Hillman defines paranoia as a disorder of meaning. Hillman lays the blame for our collective misanthropy and social irresponsibility at the feet of the anomic archetype of individualism, one that wears a Protestant face. That worship of individualism in its most narrow sense underlies many of the new religious movements whose adherents hold that they can dissolve the thin boundary between the God within and the “wholly other” God without — if they’re only self-actualizing enough, only a little more enlightened, a little more ethical, a little more good-hearted. Just tear away one more veil, peel one more layer of the onion. (Nostrand)
Hillman identifies characteristics of paranoia that include:
– an “incorrigibility” in the delusions that attests to an impersonal, noetic factor that intimates that the disorder of mind rests in a prior disorder of spirit,
– “literalization” of ideas. Succumbing to a seductive search for meaning, and
– “concretization” of words into events.
He examines and rejects the following as criteria in determining “incorrect revelation”:
– societal acceptance,
Weighing the Evidence
Suspiciousness based in experience is not paranoia. Paranoia is only unfounded or exaggerated distrust. In today’s volatile world, hell-bent on globalization, paranoia may simply be prudence – care, caution and good judgment. It is foresight, sagacity, insight, and informs us what appropriate actions are in any time and place. It is a survival mechanism – sound judgment in practical affairs. Prudence also implies caution (risk-mitigation), an understanding of first-principles and open-mindedness.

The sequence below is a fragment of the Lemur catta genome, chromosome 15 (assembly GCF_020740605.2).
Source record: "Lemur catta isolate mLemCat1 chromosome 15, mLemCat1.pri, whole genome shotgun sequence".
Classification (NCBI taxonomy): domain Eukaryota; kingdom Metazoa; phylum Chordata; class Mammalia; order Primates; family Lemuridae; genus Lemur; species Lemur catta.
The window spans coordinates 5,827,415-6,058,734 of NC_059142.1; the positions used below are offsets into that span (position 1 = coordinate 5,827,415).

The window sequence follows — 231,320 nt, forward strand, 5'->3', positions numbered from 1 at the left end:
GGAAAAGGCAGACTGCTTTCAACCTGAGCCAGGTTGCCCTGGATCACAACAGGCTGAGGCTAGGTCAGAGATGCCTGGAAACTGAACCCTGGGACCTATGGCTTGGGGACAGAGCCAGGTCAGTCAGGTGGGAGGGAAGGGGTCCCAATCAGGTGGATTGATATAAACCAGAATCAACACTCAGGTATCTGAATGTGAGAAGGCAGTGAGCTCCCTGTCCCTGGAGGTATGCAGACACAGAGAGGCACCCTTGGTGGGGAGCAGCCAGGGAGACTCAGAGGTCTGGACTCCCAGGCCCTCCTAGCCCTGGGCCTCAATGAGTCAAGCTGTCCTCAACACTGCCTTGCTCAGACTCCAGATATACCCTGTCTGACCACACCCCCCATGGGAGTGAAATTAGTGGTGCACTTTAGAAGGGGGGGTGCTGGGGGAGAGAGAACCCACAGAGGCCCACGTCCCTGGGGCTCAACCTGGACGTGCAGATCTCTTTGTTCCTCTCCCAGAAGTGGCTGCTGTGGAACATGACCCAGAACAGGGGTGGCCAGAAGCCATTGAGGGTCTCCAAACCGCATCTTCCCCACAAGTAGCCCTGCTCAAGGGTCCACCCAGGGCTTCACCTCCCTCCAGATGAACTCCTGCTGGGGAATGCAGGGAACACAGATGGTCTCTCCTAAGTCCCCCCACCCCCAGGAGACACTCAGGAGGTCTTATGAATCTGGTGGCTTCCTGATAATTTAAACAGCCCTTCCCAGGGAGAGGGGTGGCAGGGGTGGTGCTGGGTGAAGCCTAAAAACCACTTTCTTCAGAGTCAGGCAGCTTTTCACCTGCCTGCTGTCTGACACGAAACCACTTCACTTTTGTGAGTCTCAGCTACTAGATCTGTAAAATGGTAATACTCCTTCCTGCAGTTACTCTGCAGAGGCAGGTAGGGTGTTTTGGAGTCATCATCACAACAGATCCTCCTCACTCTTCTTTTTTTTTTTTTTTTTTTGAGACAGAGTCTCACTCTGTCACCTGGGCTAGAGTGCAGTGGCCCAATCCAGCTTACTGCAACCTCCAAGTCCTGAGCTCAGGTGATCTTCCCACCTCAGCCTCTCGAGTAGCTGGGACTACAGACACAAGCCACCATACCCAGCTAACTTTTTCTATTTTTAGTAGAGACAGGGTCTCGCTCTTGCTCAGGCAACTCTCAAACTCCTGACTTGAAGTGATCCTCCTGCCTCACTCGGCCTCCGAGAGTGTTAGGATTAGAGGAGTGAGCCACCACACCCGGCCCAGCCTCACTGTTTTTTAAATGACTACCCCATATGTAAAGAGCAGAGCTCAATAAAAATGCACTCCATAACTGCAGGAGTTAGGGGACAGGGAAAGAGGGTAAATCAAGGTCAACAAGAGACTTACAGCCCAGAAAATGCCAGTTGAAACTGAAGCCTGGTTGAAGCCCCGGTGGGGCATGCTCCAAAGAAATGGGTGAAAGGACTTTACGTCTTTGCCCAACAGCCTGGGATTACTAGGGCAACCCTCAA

This is the paradox of our time – those accused of being paranoid are the only ones who are fit to judge certain issues, having bothered to acquaint themselves with all sides of each issue (circumspection). The problem with burdensome knowledge is, what are you going to do about it? That answer determines how radical you are, from depression to militancy.
Whether or not “they” are out to get YOU is only one of those issues. The sense of betrayal is real enough, unfortunately. From many perspectives, you have already been “gotten” – from the cradle to the grave through vaccination, dumbed-down education and social conditioning, media manipulation, poor nutrition and contaminated water, spectacular distractions, drugs and electronic dope, disinformation and spiritual programming.